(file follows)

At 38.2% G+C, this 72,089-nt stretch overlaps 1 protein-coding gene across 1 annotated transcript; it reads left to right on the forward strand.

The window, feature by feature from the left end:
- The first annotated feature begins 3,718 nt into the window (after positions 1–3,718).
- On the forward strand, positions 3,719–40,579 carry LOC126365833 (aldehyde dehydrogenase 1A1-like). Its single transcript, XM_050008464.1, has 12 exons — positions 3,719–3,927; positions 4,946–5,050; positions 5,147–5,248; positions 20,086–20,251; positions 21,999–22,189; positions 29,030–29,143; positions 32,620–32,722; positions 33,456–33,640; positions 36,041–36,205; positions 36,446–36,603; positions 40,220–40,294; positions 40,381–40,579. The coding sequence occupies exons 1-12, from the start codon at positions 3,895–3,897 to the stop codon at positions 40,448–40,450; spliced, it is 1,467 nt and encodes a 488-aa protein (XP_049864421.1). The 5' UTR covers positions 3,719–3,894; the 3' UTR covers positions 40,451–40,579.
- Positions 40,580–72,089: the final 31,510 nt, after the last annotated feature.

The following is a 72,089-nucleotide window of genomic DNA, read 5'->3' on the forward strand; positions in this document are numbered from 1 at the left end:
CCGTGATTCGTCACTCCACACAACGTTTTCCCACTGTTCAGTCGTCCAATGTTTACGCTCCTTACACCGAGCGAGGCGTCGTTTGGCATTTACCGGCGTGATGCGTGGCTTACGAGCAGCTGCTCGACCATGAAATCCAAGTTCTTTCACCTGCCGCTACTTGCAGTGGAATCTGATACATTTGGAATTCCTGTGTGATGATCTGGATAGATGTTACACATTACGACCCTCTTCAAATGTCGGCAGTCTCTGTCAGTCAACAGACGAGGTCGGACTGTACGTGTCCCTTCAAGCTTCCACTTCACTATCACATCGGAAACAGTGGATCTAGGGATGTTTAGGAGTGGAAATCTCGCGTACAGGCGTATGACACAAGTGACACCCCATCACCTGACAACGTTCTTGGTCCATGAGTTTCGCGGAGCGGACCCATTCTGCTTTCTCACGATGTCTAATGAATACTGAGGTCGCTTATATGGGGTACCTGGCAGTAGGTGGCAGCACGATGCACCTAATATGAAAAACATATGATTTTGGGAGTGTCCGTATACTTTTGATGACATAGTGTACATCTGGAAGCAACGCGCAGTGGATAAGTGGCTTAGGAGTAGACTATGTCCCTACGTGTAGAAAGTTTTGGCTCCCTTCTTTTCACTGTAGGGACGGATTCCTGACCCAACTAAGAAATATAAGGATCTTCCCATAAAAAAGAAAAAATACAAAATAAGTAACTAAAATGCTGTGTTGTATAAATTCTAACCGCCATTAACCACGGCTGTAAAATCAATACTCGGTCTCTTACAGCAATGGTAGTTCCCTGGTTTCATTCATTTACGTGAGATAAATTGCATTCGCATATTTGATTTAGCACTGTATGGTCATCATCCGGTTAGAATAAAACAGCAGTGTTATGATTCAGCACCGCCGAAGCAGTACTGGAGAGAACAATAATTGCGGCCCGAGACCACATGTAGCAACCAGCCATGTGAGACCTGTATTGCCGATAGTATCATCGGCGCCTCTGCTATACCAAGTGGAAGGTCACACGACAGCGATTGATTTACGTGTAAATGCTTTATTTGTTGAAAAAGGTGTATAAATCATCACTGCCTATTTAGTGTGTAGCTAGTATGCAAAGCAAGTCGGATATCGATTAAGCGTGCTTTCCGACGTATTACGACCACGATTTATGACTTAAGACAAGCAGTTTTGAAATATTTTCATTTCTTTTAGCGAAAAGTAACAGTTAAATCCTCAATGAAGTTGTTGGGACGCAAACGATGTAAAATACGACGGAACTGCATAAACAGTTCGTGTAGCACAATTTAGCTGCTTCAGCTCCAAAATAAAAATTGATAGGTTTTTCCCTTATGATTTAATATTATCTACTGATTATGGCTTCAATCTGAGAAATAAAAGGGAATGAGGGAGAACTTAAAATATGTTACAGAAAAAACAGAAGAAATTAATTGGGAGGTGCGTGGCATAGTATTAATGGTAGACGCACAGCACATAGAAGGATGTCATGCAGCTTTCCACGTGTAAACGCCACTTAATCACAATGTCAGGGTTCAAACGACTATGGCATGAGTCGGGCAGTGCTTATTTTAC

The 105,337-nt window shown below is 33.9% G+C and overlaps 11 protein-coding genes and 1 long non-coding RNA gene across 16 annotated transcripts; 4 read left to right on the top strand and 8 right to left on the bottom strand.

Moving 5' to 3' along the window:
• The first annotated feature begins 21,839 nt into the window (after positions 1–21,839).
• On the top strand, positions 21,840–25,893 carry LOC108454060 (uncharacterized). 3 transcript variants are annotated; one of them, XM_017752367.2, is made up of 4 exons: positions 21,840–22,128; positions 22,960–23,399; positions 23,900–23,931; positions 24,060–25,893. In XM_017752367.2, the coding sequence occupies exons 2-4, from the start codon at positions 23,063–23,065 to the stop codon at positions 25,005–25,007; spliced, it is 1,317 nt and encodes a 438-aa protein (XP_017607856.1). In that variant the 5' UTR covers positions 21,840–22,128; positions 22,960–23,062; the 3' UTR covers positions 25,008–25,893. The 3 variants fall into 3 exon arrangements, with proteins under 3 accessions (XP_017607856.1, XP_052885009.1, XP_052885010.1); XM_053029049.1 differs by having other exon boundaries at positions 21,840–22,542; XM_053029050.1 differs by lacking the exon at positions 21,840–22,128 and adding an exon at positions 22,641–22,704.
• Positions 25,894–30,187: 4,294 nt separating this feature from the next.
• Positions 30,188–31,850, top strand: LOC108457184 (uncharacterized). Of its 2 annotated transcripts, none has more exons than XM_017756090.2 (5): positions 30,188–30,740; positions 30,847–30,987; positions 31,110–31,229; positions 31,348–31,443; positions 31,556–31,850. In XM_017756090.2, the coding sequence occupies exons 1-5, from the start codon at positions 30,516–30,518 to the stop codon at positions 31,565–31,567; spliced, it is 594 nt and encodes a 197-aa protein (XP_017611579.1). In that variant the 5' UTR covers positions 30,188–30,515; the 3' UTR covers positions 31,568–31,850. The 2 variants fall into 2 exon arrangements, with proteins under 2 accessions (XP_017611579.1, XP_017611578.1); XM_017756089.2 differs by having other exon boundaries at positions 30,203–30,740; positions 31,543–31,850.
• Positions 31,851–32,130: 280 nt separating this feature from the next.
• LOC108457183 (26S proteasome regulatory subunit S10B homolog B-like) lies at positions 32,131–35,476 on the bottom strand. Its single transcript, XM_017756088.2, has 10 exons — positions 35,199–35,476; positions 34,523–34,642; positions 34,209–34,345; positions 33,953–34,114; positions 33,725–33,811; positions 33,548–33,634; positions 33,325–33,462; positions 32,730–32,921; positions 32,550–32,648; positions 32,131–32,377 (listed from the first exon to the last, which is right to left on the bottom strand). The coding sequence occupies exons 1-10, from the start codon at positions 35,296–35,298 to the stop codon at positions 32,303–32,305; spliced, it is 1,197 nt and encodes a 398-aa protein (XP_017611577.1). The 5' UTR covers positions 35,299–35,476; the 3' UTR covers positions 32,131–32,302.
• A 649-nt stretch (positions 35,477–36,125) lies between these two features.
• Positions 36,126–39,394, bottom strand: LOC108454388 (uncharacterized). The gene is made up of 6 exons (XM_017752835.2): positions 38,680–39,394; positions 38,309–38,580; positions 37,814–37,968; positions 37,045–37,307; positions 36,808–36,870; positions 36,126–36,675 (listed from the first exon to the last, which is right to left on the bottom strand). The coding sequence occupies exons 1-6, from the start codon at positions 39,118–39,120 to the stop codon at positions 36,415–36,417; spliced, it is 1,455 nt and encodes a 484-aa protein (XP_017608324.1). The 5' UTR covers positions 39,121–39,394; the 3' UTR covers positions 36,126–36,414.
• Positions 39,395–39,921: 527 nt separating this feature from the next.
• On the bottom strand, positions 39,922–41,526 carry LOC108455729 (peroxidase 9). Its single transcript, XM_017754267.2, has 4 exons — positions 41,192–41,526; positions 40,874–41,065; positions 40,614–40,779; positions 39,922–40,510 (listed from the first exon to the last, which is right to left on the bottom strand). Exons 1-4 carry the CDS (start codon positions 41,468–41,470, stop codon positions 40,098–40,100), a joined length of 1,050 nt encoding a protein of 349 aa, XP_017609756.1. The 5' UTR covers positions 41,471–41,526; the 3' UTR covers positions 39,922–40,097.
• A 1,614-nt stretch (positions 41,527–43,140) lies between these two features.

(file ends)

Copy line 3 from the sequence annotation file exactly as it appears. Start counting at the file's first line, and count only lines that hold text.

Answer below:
- The first annotated feature begins 3,718 nt into the window (after positions 1–3,718).